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Southeast Region code consultant, Dick Wilhelm, kicked off the code update segment of the AAMA Southeast Region Spring Meeting by pinpointing where the bulk of the building activity was underway. Just over three-quarters of the building permits issued across the 10-state region in 2016 were attributable to four states: Texas (34 percent), Florida (24 percent), Georgia (11 percent) and Tennessee (8 percent).

The code status in the region as related to adoption of the requisite I-codes, is summarized as follows in order of the most active states:


Energy Conservation

Residential Buildings

Commercial Buildings


Texas2015 IECC (as amended)2012 IRC (as amended)2012 IBC (as amended)
Florida2014 IECC (as amended)
ASHRAE 90.1-2010 (2013 edition effective 12/31/17)
2014 IRC (2015 IRC effective 12/31/17)2014 IBC (2015 IBC effective 12/31/17) 
Georgia2009 IECC (as amended)
ASHRAE 90.1-2007
2012 IRC (as amended)2012 IBC (as amended)Will adopt 2018 I-codes
Tennessee2012 IECC (as amended)2012 Existing Building code 2012 IBC2009 IECC applies in Memphis
Virginia2012 IECC (as amended)
ASHRAE 90.1-2007
2012 IRC (as amended)2012 IBC (as amended)Expected to adopt 2015 I-codes in 2018
South Carolina2009 IECC (as amended)
ASHRAE 90.1-2007
2015 IRC (as amended)2015 IBC (as amended)Wind speed maps in ASCE-7-10 are replaced by custom maps developed by the Citadel
North Carolina2012 IECC (as amended)
ASHRAE 90.1-2007
2012 IRC (as amended)2012 IBC (as amended)2015 I-codes being considered for adoption in 2019
Louisiana(see comment)
ASHRAE 90.1-2007
2012 IRC (as amended)2012 IBC (as amended)Ch 11 (Energy Efficiency) of 2009 IRC substituted for 2012 Ch 11
Alabama2012 IECC (as amended)
ASHRAE 90.1-2013
2015 IRC (as amended)2015 IBC (as amended) for state buildings, schools and hotels
MississippiAmended state code of 19722009-2015 IRC locally optional2009-2015 IBC locally optional

Wilhelm pointed out that the 2015 IECC now includes the new compliance path of the Energy Rating Index (ERI), seen as an important evolutionary step toward a code based on whole-house energy consumption instead of a debate over specific values of individual components. The ERI value is defined as a numerical score in which the lower the ERI, the greater the efficiency. A score of 100 is equivalent to the 2006 IECC and 0 is equivalent to a net-zero home. The 2015 IECC prescribes ERI values ranging from 51 to 53 across the eight U.S. climate zones. Some states are adopting the ERI “as is” from the IECC, while others are increasing the required index in certain climate zones and/or introducing it incrementally over a period of years.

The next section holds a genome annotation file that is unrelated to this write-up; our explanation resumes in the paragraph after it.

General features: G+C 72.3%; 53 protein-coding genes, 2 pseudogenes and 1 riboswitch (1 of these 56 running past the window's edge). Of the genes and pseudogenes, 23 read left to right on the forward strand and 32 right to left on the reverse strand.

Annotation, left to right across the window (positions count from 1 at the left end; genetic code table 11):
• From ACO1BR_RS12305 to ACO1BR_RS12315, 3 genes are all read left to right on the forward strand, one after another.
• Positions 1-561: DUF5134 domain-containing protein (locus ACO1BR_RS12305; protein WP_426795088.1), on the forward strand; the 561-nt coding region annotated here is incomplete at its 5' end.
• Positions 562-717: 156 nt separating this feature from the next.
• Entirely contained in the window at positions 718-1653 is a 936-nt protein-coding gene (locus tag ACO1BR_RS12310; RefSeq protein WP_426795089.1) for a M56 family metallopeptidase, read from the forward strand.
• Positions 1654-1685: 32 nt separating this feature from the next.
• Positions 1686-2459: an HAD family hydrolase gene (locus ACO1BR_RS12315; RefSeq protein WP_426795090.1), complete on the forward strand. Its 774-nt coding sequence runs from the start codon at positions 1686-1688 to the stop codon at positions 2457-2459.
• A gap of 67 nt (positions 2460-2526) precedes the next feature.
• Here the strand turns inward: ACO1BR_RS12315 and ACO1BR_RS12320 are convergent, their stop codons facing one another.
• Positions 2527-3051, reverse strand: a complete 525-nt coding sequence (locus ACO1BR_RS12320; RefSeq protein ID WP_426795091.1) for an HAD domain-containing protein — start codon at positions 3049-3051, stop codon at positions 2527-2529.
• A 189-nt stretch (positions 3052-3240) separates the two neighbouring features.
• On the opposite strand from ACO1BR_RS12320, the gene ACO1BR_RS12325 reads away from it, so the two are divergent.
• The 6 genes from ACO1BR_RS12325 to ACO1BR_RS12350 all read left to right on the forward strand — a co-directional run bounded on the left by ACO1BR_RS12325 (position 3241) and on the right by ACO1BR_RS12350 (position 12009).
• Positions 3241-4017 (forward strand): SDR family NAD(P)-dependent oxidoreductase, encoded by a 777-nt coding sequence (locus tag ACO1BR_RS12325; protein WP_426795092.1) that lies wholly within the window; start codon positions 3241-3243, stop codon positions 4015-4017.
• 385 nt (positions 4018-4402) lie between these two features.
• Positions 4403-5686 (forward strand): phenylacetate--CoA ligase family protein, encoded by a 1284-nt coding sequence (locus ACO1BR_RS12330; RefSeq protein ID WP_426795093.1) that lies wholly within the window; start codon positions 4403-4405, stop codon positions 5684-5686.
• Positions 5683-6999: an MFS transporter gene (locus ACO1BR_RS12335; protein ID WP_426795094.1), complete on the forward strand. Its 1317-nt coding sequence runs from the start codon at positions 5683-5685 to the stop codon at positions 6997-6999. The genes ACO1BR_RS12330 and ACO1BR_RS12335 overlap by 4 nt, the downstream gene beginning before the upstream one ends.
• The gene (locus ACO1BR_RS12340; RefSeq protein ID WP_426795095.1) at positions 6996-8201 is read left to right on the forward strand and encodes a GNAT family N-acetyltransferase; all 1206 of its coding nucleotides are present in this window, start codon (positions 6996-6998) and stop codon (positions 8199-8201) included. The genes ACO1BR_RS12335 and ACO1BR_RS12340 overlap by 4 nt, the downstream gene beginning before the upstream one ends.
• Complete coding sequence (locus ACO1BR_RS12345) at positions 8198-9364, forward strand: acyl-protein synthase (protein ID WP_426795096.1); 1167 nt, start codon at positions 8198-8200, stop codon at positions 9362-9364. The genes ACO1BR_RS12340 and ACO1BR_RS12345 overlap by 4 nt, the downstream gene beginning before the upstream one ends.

Also of importance is the fact that the prescriptive path for IECC compliance, which lists a number of specific requirements, may be preferable to the performance path, which uses computer simulation to allow for trade-offs among various component requirements to arrive at an energy budget for a building. In the case of windows, the prescriptive path is likely the best, because it imposes no limitation on window area, as does the performance path.

Also, in general, Wilhelm explained that “if products meet ENERGY STAR® thermal performance standards, you can sell them across the entire region.”